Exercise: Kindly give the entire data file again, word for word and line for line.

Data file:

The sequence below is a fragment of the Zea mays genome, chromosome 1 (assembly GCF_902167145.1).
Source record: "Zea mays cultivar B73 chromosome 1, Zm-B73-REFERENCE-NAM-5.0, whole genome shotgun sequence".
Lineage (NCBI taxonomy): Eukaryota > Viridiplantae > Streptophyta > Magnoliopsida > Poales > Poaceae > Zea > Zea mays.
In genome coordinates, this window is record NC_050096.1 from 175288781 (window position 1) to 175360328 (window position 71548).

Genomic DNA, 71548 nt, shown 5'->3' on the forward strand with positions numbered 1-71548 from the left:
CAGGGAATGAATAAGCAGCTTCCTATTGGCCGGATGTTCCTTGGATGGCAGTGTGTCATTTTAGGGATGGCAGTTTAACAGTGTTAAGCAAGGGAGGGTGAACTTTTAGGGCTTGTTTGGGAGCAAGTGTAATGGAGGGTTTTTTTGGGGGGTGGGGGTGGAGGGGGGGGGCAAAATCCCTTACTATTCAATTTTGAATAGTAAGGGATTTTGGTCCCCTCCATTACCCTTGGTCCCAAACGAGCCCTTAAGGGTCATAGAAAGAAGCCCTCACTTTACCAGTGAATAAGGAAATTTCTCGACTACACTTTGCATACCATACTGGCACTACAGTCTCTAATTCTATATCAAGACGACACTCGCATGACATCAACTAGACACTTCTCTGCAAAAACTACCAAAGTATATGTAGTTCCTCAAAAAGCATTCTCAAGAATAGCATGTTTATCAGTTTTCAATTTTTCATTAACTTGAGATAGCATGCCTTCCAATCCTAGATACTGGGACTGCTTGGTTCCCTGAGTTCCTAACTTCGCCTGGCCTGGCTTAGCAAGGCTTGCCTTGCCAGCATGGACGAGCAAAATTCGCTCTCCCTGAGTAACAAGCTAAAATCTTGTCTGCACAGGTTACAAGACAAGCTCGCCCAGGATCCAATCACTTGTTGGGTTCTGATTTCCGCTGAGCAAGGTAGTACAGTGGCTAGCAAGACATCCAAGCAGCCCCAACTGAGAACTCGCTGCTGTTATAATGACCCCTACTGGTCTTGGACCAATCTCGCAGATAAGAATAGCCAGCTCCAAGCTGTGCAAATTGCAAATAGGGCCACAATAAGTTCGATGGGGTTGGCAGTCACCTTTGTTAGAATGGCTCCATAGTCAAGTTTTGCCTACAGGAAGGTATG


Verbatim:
The sequence below is a fragment of the Zea mays genome, chromosome 1 (assembly GCF_902167145.1).
Source record: "Zea mays cultivar B73 chromosome 1, Zm-B73-REFERENCE-NAM-5.0, whole genome shotgun sequence".
Lineage (NCBI taxonomy): Eukaryota > Viridiplantae > Streptophyta > Magnoliopsida > Poales > Poaceae > Zea > Zea mays.
In genome coordinates, this window is record NC_050096.1 from 175288781 (window position 1) to 175360328 (window position 71548).

Genomic DNA, 71548 nt, shown 5'->3' on the forward strand with positions numbered 1-71548 from the left:
CAGGGAATGAATAAGCAGCTTCCTATTGGCCGGATGTTCCTTGGATGGCAGTGTGTCATTTTAGGGATGGCAGTTTAACAGTGTTAAGCAAGGGAGGGTGAACTTTTAGGGCTTGTTTGGGAGCAAGTGTAATGGAGGGTTTTTTTGGGGGGTGGGGGTGGAGGGGGGGGGCAAAATCCCTTACTATTCAATTTTGAATAGTAAGGGATTTTGGTCCCCTCCATTACCCTTGGTCCCAAACGAGCCCTTAAGGGTCATAGAAAGAAGCCCTCACTTTACCAGTGAATAAGGAAATTTCTCGACTACACTTTGCATACCATACTGGCACTACAGTCTCTAATTCTATATCAAGACGACACTCGCATGACATCAACTAGACACTTCTCTGCAAAAACTACCAAAGTATATGTAGTTCCTCAAAAAGCATTCTCAAGAATAGCATGTTTATCAGTTTTCAATTTTTCATTAACTTGAGATAGCATGCCTTCCAATCCTAGATACTGGGACTGCTTGGTTCCCTGAGTTCCTAACTTCGCCTGGCCTGGCTTAGCAAGGCTTGCCTTGCCAGCATGGACGAGCAAAATTCGCTCTCCCTGAGTAACAAGCTAAAATCTTGTCTGCACAGGTTACAAGACAAGCTCGCCCAGGATCCAATCACTTGTTGGGTTCTGATTTCCGCTGAGCAAGGTAGTACAGTGGCTAGCAAGACATCCAAGCAGCCCCAACTGAGAACTCGCTGCTGTTATAATGACCCCTACTGGTCTTGGACCAATCTCGCAGATAAGAATAGCCAGCTCCAAGCTGTGCAAATTGCAAATAGGGCCACAATAAGTTCGATGGGGTTGGCAGTCACCTTTGTTAGAATGGCTCCATAGTCAAGTTTTGCCTACAGGAAGGTATG